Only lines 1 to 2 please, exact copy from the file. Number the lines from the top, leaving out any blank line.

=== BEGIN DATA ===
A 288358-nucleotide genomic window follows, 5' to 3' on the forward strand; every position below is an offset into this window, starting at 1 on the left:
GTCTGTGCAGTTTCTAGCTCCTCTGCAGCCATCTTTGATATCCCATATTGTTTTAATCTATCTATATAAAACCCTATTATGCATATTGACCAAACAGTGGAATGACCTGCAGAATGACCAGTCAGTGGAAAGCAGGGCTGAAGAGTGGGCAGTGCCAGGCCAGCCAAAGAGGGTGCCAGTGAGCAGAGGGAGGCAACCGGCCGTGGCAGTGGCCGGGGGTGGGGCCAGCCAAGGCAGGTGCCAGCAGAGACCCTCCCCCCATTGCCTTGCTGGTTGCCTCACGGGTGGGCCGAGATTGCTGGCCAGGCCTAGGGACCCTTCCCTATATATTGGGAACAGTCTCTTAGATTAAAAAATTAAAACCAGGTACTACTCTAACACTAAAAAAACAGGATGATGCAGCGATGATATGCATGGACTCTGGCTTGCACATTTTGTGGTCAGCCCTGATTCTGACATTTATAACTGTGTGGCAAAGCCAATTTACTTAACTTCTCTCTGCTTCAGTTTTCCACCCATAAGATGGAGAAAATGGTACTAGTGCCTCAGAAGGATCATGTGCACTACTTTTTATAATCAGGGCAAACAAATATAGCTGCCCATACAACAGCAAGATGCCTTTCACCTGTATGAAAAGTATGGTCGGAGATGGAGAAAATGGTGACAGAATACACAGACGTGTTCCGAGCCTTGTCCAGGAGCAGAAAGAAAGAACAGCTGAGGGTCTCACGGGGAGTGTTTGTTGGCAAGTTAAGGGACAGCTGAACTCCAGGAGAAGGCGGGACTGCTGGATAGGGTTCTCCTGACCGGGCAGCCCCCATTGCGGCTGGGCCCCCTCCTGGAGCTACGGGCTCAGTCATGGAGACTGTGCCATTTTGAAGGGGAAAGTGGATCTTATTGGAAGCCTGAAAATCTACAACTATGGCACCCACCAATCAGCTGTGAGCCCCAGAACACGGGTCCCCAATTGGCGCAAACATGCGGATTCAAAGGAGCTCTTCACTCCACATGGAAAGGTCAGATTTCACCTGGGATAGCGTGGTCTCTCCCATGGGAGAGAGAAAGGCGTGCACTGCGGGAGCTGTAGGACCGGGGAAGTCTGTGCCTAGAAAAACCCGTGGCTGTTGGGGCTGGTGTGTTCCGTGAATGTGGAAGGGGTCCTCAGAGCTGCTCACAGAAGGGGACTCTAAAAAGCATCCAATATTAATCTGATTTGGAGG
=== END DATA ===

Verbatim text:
A 288358-nucleotide genomic window follows, 5' to 3' on the forward strand; every position below is an offset into this window, starting at 1 on the left:
GTCTGTGCAGTTTCTAGCTCCTCTGCAGCCATCTTTGATATCCCATATTGTTTTAATCTATCTATATAAAACCCTATTATGCATATTGACCAAACAGTGGAATGACCTGCAGAATGACCAGTCAGTGGAAAGCAGGGCTGAAGAGTGGGCAGTGCCAGGCCAGCCAAAGAGGGTGCCAGTGAGCAGAGGGAGGCAACCGGCCGTGGCAGTGGCCGGGGGTGGGGCCAGCCAAGGCAGGTGCCAGCAGAGACCCTCCCCCCATTGCCTTGCTGGTTGCCTCACGGGTGGGCCGAGATTGCTGGCCAGGCCTAGGGACCCTTCCCTATATATTGGGAACAGTCTCTTAGATTAAAAAATTAAAACCAGGTACTACTCTAACACTAAAAAAACAGGATGATGCAGCGATGATATGCATGGACTCTGGCTTGCACATTTTGTGGTCAGCCCTGATTCTGACATTTATAACTGTGTGGCAAAGCCAATTTACTTAACTTCTCTCTGCTTCAGTTTTCCACCCATAAGATGGAGAAAATGGTACTAGTGCCTCAGAAGGATCATGTGCACTACTTTTTATAATCAGGGCAAACAAATATAGCTGCCCATACAACAGCAAGATGCCTTTCACCTGTATGAAAAGTATGGTCGGAGATGGAGAAAATGGTGACAGAATACACAGACGTGTTCCGAGCCTTGTCCAGGAGCAGAAAGAAAGAACAGCTGAGGGTCTCACGGGGAGTGTTTGTTGGCAAGTTAAGGGACAGCTGAACTCCAGGAGAAGGCGGGACTGCTGGATAGGGTTCTCCTGACCGGGCAGCCCCCATTGCGGCTGGGCCCCCTCCTGGAGCTACGGGCTCAGTCATGGAGACTGTGCCATTTTGAAGGGGAAAGTGGATCTTATTGGAAGCCTGAAAATCTACAACTATGGCACCCACCAATCAGCTGTGAGCCCCAGAACACGGGTCCCCAATTGGCGCAAACATGCGGATTCAAAGGAGCTCTTCACTCCACATGGAAAGGTCAGATTTCACCTGGGATAGCGTGGTCTCTCCCATGGGAGAGAGAAAGGCGTGCACTGCGGGAGCTGTAGGACCGGGGAAGTCTGTGCCTAGAAAAACCCGTGGCTGTTGGGGCTGGTGTGTTCCGTGAATGTGGAAGGGGTCCTCAGAGCTGCTCACAGAAGGGGACTCTAAAAAGCATCCAATATTAATCTGATTTGGAGG